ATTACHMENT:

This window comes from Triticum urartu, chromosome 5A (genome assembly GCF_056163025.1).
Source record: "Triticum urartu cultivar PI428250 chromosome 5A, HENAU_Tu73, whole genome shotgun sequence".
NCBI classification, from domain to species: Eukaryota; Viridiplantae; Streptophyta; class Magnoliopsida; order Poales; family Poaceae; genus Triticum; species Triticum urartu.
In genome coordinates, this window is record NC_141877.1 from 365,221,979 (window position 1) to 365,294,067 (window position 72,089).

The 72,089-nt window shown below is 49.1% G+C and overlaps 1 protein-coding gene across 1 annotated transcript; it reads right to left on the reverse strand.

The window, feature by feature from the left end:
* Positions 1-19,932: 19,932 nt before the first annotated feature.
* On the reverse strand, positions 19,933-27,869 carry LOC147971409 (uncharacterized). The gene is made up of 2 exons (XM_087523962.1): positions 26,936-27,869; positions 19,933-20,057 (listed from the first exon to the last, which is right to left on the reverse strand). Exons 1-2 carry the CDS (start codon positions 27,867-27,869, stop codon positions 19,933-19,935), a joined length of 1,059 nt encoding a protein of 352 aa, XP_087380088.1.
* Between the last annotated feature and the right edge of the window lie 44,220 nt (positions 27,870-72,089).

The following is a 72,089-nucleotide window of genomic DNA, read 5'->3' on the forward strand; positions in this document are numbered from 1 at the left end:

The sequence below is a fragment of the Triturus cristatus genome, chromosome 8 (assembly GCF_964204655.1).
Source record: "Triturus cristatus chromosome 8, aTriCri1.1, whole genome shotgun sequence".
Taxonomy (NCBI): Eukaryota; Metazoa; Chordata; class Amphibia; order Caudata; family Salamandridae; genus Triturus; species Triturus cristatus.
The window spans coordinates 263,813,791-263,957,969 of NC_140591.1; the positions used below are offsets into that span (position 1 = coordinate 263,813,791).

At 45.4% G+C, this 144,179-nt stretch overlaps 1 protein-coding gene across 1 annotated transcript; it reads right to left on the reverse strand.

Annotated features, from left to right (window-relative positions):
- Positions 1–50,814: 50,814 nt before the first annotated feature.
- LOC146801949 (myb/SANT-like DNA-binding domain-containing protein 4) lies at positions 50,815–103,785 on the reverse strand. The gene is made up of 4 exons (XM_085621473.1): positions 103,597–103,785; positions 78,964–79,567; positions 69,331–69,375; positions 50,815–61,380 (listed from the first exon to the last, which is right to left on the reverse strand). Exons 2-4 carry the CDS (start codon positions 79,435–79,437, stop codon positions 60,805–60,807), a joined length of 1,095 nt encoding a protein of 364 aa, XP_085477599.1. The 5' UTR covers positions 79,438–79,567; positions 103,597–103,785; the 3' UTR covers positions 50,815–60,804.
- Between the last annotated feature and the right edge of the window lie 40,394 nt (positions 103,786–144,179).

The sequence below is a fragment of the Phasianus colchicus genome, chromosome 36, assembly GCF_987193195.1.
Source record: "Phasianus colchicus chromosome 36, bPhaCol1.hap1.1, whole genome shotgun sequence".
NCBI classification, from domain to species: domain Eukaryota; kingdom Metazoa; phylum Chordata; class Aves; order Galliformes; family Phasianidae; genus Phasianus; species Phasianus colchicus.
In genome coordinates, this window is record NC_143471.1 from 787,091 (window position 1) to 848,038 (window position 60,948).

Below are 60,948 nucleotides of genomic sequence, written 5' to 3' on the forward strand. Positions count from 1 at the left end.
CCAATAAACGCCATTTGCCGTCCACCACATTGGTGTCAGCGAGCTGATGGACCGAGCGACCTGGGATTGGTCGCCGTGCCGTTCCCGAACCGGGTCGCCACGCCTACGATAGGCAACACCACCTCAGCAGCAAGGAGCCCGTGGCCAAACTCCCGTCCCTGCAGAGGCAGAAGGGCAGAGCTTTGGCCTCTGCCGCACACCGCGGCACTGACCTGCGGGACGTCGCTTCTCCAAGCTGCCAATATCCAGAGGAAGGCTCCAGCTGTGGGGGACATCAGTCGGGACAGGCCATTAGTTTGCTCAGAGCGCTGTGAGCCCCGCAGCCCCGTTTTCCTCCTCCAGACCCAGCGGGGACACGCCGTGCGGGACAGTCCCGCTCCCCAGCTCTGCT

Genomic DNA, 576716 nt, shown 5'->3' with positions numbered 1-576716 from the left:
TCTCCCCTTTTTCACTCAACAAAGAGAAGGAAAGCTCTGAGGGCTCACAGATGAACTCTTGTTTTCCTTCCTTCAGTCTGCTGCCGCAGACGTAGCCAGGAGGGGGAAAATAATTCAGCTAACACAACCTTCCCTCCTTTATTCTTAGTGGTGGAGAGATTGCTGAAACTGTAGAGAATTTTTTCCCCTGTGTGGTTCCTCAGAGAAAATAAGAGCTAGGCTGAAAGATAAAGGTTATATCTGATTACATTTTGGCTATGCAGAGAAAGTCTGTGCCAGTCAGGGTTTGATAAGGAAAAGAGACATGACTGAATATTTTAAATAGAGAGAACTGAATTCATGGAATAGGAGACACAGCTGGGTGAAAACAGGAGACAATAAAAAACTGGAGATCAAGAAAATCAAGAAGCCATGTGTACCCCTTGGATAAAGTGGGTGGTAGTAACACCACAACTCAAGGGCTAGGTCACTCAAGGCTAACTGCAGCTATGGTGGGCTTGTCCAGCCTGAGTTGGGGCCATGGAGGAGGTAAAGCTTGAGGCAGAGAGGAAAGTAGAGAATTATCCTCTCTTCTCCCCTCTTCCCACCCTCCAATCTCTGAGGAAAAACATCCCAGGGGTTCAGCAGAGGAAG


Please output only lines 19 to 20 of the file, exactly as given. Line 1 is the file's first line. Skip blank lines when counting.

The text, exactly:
- Between the last annotated feature and the right edge of the window lie 40,394 nt (positions 103,786–144,179).

The sequence below is a fragment of the Phasianus colchicus genome, chromosome 36, assembly GCF_987193195.1.